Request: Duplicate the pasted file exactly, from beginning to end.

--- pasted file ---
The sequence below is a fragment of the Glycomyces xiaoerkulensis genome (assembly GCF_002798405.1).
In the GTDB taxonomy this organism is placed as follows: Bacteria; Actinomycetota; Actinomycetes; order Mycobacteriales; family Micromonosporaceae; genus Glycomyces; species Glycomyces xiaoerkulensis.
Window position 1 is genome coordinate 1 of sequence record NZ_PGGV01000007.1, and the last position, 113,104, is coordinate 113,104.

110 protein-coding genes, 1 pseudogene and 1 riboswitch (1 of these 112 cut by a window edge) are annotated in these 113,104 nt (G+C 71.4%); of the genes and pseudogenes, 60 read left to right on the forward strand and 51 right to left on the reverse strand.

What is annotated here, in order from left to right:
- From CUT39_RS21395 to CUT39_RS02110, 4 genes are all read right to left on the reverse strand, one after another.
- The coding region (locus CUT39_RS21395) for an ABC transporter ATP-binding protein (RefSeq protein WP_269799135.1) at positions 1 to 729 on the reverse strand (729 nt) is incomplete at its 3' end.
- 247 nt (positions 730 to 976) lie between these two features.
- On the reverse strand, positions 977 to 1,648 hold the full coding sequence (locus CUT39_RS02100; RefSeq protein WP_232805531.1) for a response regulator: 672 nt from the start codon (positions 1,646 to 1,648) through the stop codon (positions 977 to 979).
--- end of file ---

The sequence below is a fragment of the Glycomyces xiaoerkulensis genome (assembly GCF_002798405.1).
In the GTDB taxonomy this organism is placed as follows: Bacteria; Actinomycetota; Actinomycetes; order Mycobacteriales; family Micromonosporaceae; genus Glycomyces; species Glycomyces xiaoerkulensis.
Window position 1 is genome coordinate 1 of sequence record NZ_PGGV01000007.1, and the last position, 113,104, is coordinate 113,104.

110 protein-coding genes, 1 pseudogene and 1 riboswitch (1 of these 112 cut by a window edge) are annotated in these 113,104 nt (G+C 71.4%); of the genes and pseudogenes, 60 read left to right on the forward strand and 51 right to left on the reverse strand.

What is annotated here, in order from left to right:
- From CUT39_RS21395 to CUT39_RS02110, 4 genes are all read right to left on the reverse strand, one after another.
- The coding region (locus CUT39_RS21395) for an ABC transporter ATP-binding protein (RefSeq protein WP_269799135.1) at positions 1 to 729 on the reverse strand (729 nt) is incomplete at its 3' end.
- 247 nt (positions 730 to 976) lie between these two features.
- On the reverse strand, positions 977 to 1,648 hold the full coding sequence (locus CUT39_RS02100; RefSeq protein WP_232805531.1) for a response regulator: 672 nt from the start codon (positions 1,646 to 1,648) through the stop codon (positions 977 to 979).